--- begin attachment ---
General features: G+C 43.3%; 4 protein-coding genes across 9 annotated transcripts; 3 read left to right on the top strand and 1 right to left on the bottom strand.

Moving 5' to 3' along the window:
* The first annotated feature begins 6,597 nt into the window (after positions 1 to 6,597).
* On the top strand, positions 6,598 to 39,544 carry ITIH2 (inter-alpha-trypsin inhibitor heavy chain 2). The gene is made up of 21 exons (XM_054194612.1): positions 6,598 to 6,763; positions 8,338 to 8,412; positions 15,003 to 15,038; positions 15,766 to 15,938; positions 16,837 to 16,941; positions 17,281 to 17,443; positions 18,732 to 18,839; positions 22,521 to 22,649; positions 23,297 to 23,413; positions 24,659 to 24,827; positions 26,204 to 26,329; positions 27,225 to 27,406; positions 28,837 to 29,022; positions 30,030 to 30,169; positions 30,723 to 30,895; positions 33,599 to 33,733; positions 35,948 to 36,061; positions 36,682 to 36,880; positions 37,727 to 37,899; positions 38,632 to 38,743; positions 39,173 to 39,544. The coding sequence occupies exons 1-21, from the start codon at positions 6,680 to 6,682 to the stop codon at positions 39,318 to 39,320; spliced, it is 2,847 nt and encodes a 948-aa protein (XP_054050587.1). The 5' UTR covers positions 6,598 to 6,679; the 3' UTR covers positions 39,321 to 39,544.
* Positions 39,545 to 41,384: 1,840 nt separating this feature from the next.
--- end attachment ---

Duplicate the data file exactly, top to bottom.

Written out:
General features: G+C 43.3%; 4 protein-coding genes across 9 annotated transcripts; 3 read left to right on the top strand and 1 right to left on the bottom strand.

Moving 5' to 3' along the window:
* The first annotated feature begins 6,597 nt into the window (after positions 1 to 6,597).
* On the top strand, positions 6,598 to 39,544 carry ITIH2 (inter-alpha-trypsin inhibitor heavy chain 2). The gene is made up of 21 exons (XM_054194612.1): positions 6,598 to 6,763; positions 8,338 to 8,412; positions 15,003 to 15,038; positions 15,766 to 15,938; positions 16,837 to 16,941; positions 17,281 to 17,443; positions 18,732 to 18,839; positions 22,521 to 22,649; positions 23,297 to 23,413; positions 24,659 to 24,827; positions 26,204 to 26,329; positions 27,225 to 27,406; positions 28,837 to 29,022; positions 30,030 to 30,169; positions 30,723 to 30,895; positions 33,599 to 33,733; positions 35,948 to 36,061; positions 36,682 to 36,880; positions 37,727 to 37,899; positions 38,632 to 38,743; positions 39,173 to 39,544. The coding sequence occupies exons 1-21, from the start codon at positions 6,680 to 6,682 to the stop codon at positions 39,318 to 39,320; spliced, it is 2,847 nt and encodes a 948-aa protein (XP_054050587.1). The 5' UTR covers positions 6,598 to 6,679; the 3' UTR covers positions 39,321 to 39,544.
* Positions 39,545 to 41,384: 1,840 nt separating this feature from the next.